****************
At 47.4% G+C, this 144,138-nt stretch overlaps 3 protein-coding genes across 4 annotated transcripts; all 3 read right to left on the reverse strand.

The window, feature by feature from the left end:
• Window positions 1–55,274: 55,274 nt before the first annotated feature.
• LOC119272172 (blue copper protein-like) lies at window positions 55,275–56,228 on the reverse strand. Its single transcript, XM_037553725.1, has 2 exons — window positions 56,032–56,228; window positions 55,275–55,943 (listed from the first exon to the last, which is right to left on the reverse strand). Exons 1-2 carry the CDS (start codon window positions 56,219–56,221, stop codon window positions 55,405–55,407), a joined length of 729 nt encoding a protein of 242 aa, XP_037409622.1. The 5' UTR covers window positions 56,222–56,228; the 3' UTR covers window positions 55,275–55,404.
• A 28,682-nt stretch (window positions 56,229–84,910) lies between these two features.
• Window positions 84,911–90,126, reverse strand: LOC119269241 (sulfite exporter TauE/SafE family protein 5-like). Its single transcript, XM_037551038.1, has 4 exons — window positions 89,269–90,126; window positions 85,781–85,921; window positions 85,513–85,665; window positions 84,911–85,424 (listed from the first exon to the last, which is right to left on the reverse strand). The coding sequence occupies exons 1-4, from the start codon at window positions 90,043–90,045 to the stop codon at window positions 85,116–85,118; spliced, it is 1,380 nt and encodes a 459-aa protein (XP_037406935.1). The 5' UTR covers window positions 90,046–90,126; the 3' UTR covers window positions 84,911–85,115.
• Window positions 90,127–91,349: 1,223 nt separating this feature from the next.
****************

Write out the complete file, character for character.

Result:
At 47.4% G+C, this 144,138-nt stretch overlaps 3 protein-coding genes across 4 annotated transcripts; all 3 read right to left on the reverse strand.

The window, feature by feature from the left end:
• Window positions 1–55,274: 55,274 nt before the first annotated feature.
• LOC119272172 (blue copper protein-like) lies at window positions 55,275–56,228 on the reverse strand. Its single transcript, XM_037553725.1, has 2 exons — window positions 56,032–56,228; window positions 55,275–55,943 (listed from the first exon to the last, which is right to left on the reverse strand). Exons 1-2 carry the CDS (start codon window positions 56,219–56,221, stop codon window positions 55,405–55,407), a joined length of 729 nt encoding a protein of 242 aa, XP_037409622.1. The 5' UTR covers window positions 56,222–56,228; the 3' UTR covers window positions 55,275–55,404.
• A 28,682-nt stretch (window positions 56,229–84,910) lies between these two features.
• Window positions 84,911–90,126, reverse strand: LOC119269241 (sulfite exporter TauE/SafE family protein 5-like). Its single transcript, XM_037551038.1, has 4 exons — window positions 89,269–90,126; window positions 85,781–85,921; window positions 85,513–85,665; window positions 84,911–85,424 (listed from the first exon to the last, which is right to left on the reverse strand). The coding sequence occupies exons 1-4, from the start codon at window positions 90,043–90,045 to the stop codon at window positions 85,116–85,118; spliced, it is 1,380 nt and encodes a 459-aa protein (XP_037406935.1). The 5' UTR covers window positions 90,046–90,126; the 3' UTR covers window positions 84,911–85,115.
• Window positions 90,127–91,349: 1,223 nt separating this feature from the next.